Now it's time to get into some heavy relativistic physics. One of the fundamental truths about physics is that light moves at a constant velocity. Imagine there is a person on a train. Light on that train moves at the same speed as light for an observer on the ground. Because the person on the train is moving faster, shouldn't his measure of the speed of light be faster? The crazy thing is that it isn't.
Velocity is determined by distance/time. Since the distance traveled by light is less for the guy on the train, that means that time must also be less for him within the same moments. What we have found out is that time is actually dependent on relative velocities. Things that are moving fast experience less time during the same events as things that are moving slowly. This phenomenon gives rise to the twin paradox, which is not really a paradox, but is nonetheless explained below.
#5: The Twin Paradox
Like I said before, this is not really a paradox, it's just the way relativity works. Imagine there is a set of twins. One of these twins is very lucky, because he has become an astronaut. Now, say we put this twin in a spaceship and send him very far, very fast. When he comes back, he will actually be younger than his twin.
For example, if we send the astronaut 4 light years, yes that is a measure of distance, at 80% the speed of light, when he returns 10 Earth-years later, he will be 4 years younger than his twin. This isn't science fiction, this is fact. I'm not just saying that like how some people claim facts, we have actually tested this with hyper-sensitive clocks and supersonic jets. This is the reality we live in on a daily basis.
#6: Dilemma of Free WIll
Our brains are made up of matter and energy, just like everything else. We have even been able to configure matter and energy into computers to do calculations. Now the question is, what separates our brains from computers? They do the same things with the same materials. Information is put into them, and they respond. For every action, there is a cause. We call this system causality. As far as we know, everything works this way.
This has a startling implication for the concept of free will. If free will exists, it will mean that our actions are dictated by something other than causality. We have never been able to prove an event that was not caused. Why would our brains be the exception this rule? We have no reason to believe so. Conversely, if free will does not exist, this means that we are inherently irresponsible for our actions. Nothing that we have done or will do is the result of what we choose to call our selves. So we have to ask, which of these mutually exclusive notions is true?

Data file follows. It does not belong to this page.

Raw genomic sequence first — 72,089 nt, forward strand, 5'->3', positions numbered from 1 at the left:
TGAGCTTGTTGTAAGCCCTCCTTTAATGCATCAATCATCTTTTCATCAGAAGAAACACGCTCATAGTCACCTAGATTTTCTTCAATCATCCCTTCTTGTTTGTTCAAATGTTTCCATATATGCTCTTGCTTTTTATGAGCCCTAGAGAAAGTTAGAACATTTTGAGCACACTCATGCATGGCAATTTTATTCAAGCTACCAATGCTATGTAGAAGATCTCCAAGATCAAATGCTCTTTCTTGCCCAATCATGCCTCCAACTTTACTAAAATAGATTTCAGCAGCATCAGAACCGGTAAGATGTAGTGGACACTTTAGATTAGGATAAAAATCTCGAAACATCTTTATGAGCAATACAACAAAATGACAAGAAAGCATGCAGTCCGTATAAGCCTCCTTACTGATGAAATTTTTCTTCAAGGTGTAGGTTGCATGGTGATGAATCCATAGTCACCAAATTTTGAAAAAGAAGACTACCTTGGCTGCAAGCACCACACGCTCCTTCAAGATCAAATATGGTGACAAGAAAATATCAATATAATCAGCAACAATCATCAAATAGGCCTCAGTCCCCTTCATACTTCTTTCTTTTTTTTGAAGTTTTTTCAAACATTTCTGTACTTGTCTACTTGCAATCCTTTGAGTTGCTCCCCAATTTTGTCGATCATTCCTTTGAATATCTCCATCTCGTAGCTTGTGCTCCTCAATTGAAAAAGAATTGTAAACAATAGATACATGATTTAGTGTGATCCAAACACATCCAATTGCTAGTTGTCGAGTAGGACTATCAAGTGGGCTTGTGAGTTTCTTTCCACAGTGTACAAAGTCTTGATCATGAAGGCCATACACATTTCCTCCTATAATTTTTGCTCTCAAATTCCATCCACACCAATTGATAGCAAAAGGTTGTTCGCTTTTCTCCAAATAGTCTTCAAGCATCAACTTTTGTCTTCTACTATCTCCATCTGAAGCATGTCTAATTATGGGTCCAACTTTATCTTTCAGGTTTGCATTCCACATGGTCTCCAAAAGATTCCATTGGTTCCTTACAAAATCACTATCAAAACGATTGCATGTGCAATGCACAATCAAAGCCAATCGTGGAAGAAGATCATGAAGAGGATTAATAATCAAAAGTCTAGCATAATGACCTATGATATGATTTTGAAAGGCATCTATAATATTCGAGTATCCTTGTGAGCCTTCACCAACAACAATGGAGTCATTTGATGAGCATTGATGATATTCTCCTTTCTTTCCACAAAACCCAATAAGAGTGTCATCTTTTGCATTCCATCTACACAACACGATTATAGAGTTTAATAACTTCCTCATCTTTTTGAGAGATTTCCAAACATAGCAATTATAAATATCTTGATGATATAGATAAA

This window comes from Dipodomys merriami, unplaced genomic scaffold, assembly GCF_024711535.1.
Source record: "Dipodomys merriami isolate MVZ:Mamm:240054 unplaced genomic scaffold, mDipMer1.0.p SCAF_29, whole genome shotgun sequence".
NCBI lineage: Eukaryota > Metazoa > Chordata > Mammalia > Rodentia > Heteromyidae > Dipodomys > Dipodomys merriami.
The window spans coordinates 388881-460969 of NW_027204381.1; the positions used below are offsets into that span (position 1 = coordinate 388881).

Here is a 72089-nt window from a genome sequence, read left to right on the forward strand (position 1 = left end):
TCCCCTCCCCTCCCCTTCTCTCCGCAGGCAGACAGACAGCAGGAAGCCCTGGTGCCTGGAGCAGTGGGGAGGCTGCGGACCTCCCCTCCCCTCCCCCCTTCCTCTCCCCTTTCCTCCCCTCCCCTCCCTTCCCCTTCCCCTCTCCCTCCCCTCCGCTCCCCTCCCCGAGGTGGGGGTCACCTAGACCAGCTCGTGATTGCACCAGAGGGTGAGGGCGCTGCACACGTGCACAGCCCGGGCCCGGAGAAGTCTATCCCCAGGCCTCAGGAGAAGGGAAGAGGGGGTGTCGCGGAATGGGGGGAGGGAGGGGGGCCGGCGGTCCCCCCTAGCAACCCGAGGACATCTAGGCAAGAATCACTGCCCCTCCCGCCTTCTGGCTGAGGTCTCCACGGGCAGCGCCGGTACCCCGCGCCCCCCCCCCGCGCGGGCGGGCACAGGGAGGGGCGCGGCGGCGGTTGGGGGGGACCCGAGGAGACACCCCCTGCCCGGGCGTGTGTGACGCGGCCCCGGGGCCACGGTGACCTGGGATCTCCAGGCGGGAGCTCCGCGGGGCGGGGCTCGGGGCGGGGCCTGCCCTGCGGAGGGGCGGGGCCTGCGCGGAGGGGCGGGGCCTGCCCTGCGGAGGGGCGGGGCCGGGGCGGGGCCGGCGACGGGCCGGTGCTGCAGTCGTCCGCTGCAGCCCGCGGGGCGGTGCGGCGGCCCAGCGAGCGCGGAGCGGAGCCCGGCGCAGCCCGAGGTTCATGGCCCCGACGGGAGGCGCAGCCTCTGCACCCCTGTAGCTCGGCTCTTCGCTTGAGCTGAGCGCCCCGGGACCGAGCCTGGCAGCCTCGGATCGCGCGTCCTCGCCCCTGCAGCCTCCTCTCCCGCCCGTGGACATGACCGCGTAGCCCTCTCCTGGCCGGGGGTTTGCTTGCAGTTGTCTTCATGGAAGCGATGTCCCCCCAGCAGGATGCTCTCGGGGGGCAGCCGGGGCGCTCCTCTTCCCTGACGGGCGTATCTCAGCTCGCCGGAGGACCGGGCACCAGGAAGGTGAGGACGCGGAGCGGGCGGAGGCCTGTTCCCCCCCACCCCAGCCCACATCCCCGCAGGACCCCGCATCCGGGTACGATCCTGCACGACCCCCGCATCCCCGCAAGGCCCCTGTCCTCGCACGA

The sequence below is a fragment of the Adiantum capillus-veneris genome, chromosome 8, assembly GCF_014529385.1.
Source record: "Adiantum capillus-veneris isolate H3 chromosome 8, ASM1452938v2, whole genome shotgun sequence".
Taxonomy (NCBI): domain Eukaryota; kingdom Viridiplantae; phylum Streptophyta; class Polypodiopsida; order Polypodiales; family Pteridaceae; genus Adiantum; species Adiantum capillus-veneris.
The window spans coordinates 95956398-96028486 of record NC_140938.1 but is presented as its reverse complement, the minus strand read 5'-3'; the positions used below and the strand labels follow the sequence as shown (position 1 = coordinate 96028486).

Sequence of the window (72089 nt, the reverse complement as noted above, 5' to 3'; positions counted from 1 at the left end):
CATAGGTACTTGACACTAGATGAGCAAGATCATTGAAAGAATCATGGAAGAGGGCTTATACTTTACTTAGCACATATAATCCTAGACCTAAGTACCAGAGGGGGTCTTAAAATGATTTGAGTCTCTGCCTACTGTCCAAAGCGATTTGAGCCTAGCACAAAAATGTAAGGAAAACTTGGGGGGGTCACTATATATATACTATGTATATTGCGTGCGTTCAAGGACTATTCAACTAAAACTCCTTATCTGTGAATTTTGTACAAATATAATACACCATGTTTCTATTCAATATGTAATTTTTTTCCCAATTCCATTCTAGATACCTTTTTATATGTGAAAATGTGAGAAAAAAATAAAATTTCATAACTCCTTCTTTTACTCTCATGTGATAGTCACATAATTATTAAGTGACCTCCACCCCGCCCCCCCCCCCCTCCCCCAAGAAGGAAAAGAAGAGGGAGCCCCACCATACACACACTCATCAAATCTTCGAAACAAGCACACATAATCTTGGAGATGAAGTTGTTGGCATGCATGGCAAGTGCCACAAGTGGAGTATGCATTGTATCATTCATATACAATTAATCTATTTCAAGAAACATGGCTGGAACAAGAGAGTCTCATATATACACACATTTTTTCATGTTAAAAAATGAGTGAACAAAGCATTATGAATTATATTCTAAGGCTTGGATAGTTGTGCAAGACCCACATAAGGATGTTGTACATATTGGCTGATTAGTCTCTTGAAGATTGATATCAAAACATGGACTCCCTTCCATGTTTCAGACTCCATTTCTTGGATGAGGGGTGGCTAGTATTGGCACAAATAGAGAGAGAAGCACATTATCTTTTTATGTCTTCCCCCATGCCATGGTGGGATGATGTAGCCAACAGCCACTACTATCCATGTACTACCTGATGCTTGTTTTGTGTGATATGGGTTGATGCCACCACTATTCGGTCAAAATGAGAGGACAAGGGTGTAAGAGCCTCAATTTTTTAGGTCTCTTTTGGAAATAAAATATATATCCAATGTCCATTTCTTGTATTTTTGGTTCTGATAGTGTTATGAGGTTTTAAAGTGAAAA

#7: The Ship of Theseus
Imagine an old wooden ship that is aggressively falling apart. Let's call this The Ship of Theseus. Now, you replace one plank in the ship with a new one, is this still The Ship of Theseus? Of course it is, we're not going to rename the ship every time we replace a beam. Now, over a long period of time, one by one, you replace the planks in this ship until none of the original pieces of wood comprise the ship. Is this still The Ship of Theseus?
This thought experiment is meant to highlight the fallacy of identity. We choose to aggregate individual components of a thing and call that whole thing a thing. This is just a socially constructed way of dealing with macroscopic objects. Now, where things get really freaky is when we analyze the human body. As you may know, we fully recycle the cells in our body slowly over the course of about 7 years. Does that mean that we are an entirely new person after this time period? Are you really who you were 7 years ago?